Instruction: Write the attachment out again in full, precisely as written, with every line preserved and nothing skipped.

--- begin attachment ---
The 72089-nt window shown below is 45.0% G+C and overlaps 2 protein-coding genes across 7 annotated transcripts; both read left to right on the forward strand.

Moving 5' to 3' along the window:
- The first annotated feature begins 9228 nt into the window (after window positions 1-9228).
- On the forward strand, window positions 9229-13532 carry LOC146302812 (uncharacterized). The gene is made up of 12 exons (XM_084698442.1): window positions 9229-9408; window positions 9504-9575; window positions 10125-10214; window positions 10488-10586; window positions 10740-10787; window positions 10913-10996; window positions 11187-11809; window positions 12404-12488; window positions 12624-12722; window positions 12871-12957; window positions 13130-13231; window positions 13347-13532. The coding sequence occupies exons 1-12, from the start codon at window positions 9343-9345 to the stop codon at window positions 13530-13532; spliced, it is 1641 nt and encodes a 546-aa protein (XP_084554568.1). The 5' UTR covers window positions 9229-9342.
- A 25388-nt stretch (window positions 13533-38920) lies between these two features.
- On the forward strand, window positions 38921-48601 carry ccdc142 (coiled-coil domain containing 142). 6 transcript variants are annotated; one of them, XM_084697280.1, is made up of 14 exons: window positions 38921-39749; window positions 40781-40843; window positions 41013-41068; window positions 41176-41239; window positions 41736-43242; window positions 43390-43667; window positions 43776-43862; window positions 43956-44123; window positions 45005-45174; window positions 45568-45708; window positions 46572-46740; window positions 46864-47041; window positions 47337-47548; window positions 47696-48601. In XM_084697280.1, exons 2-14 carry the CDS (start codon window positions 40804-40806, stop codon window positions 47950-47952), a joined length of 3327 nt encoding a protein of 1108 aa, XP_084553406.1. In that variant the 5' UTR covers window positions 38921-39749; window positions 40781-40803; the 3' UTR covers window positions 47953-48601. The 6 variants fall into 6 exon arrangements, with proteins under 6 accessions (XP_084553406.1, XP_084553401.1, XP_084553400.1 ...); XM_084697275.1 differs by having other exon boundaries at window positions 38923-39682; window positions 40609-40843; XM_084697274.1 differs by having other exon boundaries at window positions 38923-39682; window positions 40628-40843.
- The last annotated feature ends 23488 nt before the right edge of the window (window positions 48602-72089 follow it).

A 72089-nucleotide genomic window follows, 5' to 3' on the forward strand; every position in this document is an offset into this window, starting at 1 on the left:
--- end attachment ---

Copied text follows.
The 72089-nt window shown below is 45.0% G+C and overlaps 2 protein-coding genes across 7 annotated transcripts; both read left to right on the forward strand.

Moving 5' to 3' along the window:
- The first annotated feature begins 9228 nt into the window (after window positions 1-9228).
- On the forward strand, window positions 9229-13532 carry LOC146302812 (uncharacterized). The gene is made up of 12 exons (XM_084698442.1): window positions 9229-9408; window positions 9504-9575; window positions 10125-10214; window positions 10488-10586; window positions 10740-10787; window positions 10913-10996; window positions 11187-11809; window positions 12404-12488; window positions 12624-12722; window positions 12871-12957; window positions 13130-13231; window positions 13347-13532. The coding sequence occupies exons 1-12, from the start codon at window positions 9343-9345 to the stop codon at window positions 13530-13532; spliced, it is 1641 nt and encodes a 546-aa protein (XP_084554568.1). The 5' UTR covers window positions 9229-9342.
- A 25388-nt stretch (window positions 13533-38920) lies between these two features.
- On the forward strand, window positions 38921-48601 carry ccdc142 (coiled-coil domain containing 142). 6 transcript variants are annotated; one of them, XM_084697280.1, is made up of 14 exons: window positions 38921-39749; window positions 40781-40843; window positions 41013-41068; window positions 41176-41239; window positions 41736-43242; window positions 43390-43667; window positions 43776-43862; window positions 43956-44123; window positions 45005-45174; window positions 45568-45708; window positions 46572-46740; window positions 46864-47041; window positions 47337-47548; window positions 47696-48601. In XM_084697280.1, exons 2-14 carry the CDS (start codon window positions 40804-40806, stop codon window positions 47950-47952), a joined length of 3327 nt encoding a protein of 1108 aa, XP_084553406.1. In that variant the 5' UTR covers window positions 38921-39749; window positions 40781-40803; the 3' UTR covers window positions 47953-48601. The 6 variants fall into 6 exon arrangements, with proteins under 6 accessions (XP_084553406.1, XP_084553401.1, XP_084553400.1 ...); XM_084697275.1 differs by having other exon boundaries at window positions 38923-39682; window positions 40609-40843; XM_084697274.1 differs by having other exon boundaries at window positions 38923-39682; window positions 40628-40843.
- The last annotated feature ends 23488 nt before the right edge of the window (window positions 48602-72089 follow it).

A 72089-nucleotide genomic window follows, 5' to 3' on the forward strand; every position in this document is an offset into this window, starting at 1 on the left: